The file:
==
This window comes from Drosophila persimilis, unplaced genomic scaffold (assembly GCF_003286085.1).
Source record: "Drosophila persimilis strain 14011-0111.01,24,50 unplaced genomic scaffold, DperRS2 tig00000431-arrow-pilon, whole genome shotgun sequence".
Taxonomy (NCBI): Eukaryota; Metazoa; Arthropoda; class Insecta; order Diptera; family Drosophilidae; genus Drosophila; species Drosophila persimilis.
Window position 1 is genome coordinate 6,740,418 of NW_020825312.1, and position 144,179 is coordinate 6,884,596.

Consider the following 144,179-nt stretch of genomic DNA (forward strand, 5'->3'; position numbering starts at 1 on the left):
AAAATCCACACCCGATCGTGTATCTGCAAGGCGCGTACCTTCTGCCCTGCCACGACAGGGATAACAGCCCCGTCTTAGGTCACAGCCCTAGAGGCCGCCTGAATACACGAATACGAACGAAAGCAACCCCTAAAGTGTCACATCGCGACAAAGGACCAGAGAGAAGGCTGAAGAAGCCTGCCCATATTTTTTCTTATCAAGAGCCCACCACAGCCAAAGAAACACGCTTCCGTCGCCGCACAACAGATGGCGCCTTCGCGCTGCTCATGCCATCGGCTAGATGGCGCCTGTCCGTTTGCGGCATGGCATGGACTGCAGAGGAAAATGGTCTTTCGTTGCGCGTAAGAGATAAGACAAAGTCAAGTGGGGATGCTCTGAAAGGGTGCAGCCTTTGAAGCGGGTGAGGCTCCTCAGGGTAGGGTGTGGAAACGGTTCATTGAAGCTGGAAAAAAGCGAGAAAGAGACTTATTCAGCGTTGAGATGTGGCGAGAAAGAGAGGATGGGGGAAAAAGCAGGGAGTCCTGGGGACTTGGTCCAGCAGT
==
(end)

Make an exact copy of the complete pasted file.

This window comes from Drosophila persimilis, unplaced genomic scaffold (assembly GCF_003286085.1).
Source record: "Drosophila persimilis strain 14011-0111.01,24,50 unplaced genomic scaffold, DperRS2 tig00000431-arrow-pilon, whole genome shotgun sequence".
Taxonomy (NCBI): Eukaryota; Metazoa; Arthropoda; class Insecta; order Diptera; family Drosophilidae; genus Drosophila; species Drosophila persimilis.
Window position 1 is genome coordinate 6,740,418 of NW_020825312.1, and position 144,179 is coordinate 6,884,596.

Consider the following 144,179-nt stretch of genomic DNA (forward strand, 5'->3'; position numbering starts at 1 on the left):
AAAATCCACACCCGATCGTGTATCTGCAAGGCGCGTACCTTCTGCCCTGCCACGACAGGGATAACAGCCCCGTCTTAGGTCACAGCCCTAGAGGCCGCCTGAATACACGAATACGAACGAAAGCAACCCCTAAAGTGTCACATCGCGACAAAGGACCAGAGAGAAGGCTGAAGAAGCCTGCCCATATTTTTTCTTATCAAGAGCCCACCACAGCCAAAGAAACACGCTTCCGTCGCCGCACAACAGATGGCGCCTTCGCGCTGCTCATGCCATCGGCTAGATGGCGCCTGTCCGTTTGCGGCATGGCATGGACTGCAGAGGAAAATGGTCTTTCGTTGCGCGTAAGAGATAAGACAAAGTCAAGTGGGGATGCTCTGAAAGGGTGCAGCCTTTGAAGCGGGTGAGGCTCCTCAGGGTAGGGTGTGGAAACGGTTCATTGAAGCTGGAAAAAAGCGAGAAAGAGACTTATTCAGCGTTGAGATGTGGCGAGAAAGAGAGGATGGGGGAAAAAGCAGGGAGTCCTGGGGACTTGGTCCAGCAGT